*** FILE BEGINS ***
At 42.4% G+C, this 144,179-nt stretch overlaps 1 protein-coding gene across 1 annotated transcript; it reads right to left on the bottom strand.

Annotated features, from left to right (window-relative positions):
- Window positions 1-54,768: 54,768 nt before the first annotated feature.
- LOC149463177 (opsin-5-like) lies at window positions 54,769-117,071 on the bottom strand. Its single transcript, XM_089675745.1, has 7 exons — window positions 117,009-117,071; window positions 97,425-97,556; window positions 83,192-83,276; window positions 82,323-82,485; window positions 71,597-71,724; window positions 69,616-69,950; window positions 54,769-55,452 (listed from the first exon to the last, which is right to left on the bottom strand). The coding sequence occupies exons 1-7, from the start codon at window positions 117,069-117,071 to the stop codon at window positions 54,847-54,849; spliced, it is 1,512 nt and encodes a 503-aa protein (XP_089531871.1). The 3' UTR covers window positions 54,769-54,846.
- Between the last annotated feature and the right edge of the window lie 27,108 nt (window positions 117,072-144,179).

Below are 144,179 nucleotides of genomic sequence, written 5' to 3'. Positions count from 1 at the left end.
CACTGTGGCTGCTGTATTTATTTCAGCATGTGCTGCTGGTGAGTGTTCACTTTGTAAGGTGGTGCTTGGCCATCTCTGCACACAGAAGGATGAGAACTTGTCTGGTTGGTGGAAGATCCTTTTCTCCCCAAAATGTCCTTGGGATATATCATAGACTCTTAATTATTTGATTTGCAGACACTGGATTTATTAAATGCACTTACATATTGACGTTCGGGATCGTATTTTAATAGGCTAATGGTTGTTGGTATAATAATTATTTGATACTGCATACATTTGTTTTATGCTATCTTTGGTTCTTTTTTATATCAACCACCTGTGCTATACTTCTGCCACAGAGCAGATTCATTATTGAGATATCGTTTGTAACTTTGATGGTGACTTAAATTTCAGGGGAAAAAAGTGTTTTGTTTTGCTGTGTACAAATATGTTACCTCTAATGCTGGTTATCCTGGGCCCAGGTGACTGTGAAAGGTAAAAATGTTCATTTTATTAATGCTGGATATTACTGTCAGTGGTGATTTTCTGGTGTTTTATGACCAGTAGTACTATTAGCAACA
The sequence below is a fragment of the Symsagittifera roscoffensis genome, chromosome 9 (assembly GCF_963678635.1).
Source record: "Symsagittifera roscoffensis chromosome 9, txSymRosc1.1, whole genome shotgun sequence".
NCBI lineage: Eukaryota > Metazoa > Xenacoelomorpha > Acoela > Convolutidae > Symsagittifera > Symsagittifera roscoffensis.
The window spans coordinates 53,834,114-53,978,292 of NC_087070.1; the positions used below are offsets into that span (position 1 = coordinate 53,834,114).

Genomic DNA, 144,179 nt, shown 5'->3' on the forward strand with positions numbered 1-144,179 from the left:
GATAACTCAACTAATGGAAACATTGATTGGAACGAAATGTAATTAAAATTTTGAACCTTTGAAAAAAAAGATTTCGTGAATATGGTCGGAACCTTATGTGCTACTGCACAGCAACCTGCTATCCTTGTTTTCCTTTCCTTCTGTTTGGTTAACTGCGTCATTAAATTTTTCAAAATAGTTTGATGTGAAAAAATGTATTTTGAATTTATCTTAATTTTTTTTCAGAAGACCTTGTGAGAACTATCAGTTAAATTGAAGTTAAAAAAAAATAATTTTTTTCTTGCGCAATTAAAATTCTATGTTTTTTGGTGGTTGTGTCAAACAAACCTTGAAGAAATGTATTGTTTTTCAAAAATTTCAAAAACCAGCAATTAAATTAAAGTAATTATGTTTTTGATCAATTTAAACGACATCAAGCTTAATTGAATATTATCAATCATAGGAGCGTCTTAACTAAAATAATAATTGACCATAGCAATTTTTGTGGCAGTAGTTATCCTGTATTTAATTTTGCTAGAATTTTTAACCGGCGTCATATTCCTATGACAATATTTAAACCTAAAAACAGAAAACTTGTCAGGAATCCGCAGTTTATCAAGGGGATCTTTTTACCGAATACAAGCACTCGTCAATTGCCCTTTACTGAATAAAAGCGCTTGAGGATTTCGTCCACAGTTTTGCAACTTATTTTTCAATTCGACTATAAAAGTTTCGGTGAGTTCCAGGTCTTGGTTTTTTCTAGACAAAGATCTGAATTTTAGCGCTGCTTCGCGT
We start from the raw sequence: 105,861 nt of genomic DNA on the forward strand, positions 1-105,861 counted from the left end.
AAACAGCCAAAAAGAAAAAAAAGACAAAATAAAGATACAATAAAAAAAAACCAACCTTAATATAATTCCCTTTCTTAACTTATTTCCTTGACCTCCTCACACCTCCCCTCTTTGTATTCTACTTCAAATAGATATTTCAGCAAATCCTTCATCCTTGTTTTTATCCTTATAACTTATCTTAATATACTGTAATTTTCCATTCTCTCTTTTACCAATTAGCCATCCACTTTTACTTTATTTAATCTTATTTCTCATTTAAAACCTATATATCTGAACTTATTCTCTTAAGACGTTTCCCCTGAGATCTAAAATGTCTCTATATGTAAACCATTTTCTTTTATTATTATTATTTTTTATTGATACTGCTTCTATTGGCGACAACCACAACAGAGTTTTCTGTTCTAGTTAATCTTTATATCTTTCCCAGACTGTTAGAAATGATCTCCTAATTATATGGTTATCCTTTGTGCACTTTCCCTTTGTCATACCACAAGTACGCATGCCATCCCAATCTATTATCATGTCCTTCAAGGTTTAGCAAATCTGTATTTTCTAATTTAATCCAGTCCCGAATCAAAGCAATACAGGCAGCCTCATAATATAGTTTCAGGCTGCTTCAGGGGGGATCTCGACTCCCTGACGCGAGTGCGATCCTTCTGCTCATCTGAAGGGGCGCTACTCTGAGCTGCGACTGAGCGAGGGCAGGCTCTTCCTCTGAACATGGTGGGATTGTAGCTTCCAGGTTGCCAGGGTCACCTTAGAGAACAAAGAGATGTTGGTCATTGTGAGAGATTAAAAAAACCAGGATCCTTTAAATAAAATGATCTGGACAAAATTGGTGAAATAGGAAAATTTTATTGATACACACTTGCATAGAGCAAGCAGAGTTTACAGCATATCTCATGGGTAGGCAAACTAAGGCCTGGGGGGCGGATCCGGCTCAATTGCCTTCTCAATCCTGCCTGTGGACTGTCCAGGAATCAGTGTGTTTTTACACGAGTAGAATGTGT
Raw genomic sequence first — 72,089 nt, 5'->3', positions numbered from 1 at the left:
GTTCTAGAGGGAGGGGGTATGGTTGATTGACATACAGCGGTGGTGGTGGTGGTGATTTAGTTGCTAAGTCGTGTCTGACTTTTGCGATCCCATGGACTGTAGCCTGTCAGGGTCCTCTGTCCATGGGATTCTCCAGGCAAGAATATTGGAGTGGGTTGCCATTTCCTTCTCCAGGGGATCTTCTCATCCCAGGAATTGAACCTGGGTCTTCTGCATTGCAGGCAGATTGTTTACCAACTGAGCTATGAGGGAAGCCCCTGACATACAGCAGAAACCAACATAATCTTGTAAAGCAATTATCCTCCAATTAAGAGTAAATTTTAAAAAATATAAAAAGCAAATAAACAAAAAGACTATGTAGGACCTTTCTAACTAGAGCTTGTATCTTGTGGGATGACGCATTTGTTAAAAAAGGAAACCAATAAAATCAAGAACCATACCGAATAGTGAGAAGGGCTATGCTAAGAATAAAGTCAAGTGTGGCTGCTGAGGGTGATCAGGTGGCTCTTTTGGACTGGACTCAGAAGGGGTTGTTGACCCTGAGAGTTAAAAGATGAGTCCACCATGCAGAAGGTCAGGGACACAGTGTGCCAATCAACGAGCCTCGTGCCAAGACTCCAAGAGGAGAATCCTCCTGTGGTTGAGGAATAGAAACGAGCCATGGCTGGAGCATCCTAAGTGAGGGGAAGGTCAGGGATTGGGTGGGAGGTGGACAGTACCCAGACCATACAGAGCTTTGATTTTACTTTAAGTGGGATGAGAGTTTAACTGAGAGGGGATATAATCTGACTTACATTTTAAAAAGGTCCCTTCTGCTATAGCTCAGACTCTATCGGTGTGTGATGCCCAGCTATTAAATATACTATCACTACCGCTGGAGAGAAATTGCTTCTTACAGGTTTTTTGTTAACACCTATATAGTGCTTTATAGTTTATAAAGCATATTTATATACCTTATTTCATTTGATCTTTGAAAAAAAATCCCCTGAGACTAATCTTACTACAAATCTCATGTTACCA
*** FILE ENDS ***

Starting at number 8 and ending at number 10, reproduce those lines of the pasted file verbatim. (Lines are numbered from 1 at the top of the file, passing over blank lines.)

The sequence below is a fragment of the Symsagittifera roscoffensis genome, chromosome 9 (assembly GCF_963678635.1).
Source record: "Symsagittifera roscoffensis chromosome 9, txSymRosc1.1, whole genome shotgun sequence".
NCBI lineage: Eukaryota > Metazoa > Xenacoelomorpha > Acoela > Convolutidae > Symsagittifera > Symsagittifera roscoffensis.